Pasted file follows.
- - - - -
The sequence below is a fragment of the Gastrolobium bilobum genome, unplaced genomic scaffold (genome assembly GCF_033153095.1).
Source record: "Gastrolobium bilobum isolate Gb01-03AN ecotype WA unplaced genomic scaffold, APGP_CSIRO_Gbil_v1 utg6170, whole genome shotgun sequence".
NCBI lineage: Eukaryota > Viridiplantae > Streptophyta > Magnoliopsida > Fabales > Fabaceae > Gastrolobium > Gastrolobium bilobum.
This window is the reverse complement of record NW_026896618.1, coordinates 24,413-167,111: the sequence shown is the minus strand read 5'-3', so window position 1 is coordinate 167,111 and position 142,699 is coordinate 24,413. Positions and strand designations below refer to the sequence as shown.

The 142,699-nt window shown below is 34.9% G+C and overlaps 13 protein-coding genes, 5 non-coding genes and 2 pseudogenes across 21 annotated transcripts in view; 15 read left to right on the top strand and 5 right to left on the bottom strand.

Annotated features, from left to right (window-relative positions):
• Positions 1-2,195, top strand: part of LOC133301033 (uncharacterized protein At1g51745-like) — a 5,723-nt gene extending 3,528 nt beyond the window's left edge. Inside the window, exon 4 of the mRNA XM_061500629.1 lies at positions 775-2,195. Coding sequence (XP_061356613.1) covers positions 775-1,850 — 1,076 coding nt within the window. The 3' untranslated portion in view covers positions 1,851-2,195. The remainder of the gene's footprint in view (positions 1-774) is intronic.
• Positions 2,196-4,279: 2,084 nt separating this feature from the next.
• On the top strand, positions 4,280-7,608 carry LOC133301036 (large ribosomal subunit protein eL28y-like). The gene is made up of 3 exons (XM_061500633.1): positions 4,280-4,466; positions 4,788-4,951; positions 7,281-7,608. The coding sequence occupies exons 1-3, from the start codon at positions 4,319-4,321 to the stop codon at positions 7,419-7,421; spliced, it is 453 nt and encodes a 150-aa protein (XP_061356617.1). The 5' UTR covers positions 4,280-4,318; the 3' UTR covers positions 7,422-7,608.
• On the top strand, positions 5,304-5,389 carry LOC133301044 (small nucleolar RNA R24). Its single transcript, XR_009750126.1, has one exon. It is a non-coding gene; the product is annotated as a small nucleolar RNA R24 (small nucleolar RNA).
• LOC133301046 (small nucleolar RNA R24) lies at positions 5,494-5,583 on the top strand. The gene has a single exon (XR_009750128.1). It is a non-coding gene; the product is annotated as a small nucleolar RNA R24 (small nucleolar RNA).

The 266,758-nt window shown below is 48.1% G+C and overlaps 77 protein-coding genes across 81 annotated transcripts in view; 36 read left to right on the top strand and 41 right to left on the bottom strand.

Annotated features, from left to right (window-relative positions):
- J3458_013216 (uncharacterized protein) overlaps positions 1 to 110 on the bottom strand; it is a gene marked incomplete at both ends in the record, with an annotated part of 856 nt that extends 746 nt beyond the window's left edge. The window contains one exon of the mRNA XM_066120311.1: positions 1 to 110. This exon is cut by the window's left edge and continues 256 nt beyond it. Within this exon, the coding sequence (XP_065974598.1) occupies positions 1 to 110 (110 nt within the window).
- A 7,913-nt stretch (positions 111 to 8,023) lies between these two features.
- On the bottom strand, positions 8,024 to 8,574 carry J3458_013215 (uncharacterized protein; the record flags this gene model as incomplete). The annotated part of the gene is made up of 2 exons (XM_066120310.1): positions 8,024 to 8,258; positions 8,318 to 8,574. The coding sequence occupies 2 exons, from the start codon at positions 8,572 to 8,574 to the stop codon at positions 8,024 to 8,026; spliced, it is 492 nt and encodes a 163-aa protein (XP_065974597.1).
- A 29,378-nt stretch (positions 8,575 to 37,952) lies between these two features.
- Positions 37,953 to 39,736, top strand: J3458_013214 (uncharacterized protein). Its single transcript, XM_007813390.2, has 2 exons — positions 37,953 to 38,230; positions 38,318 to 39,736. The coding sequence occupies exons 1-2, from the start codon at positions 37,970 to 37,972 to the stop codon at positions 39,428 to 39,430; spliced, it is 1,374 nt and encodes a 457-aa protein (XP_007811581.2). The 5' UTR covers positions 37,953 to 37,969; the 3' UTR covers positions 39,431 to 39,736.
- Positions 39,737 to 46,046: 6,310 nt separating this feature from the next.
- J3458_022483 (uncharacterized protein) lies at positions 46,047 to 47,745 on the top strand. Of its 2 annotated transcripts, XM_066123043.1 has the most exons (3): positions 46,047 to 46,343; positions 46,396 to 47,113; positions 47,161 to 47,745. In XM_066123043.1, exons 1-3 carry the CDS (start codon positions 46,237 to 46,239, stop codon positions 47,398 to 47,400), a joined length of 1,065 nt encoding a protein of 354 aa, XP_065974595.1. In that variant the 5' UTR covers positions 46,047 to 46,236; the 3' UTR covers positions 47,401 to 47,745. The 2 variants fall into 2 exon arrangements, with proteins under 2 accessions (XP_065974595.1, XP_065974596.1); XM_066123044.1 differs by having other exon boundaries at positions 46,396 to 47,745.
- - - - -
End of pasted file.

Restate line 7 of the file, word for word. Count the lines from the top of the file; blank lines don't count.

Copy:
• Positions 1-2,195, top strand: part of LOC133301033 (uncharacterized protein At1g51745-like) — a 5,723-nt gene extending 3,528 nt beyond the window's left edge. Inside the window, exon 4 of the mRNA XM_061500629.1 lies at positions 775-2,195. Coding sequence (XP_061356613.1) covers positions 775-1,850 — 1,076 coding nt within the window. The 3' untranslated portion in view covers positions 1,851-2,195. The remainder of the gene's footprint in view (positions 1-774) is intronic.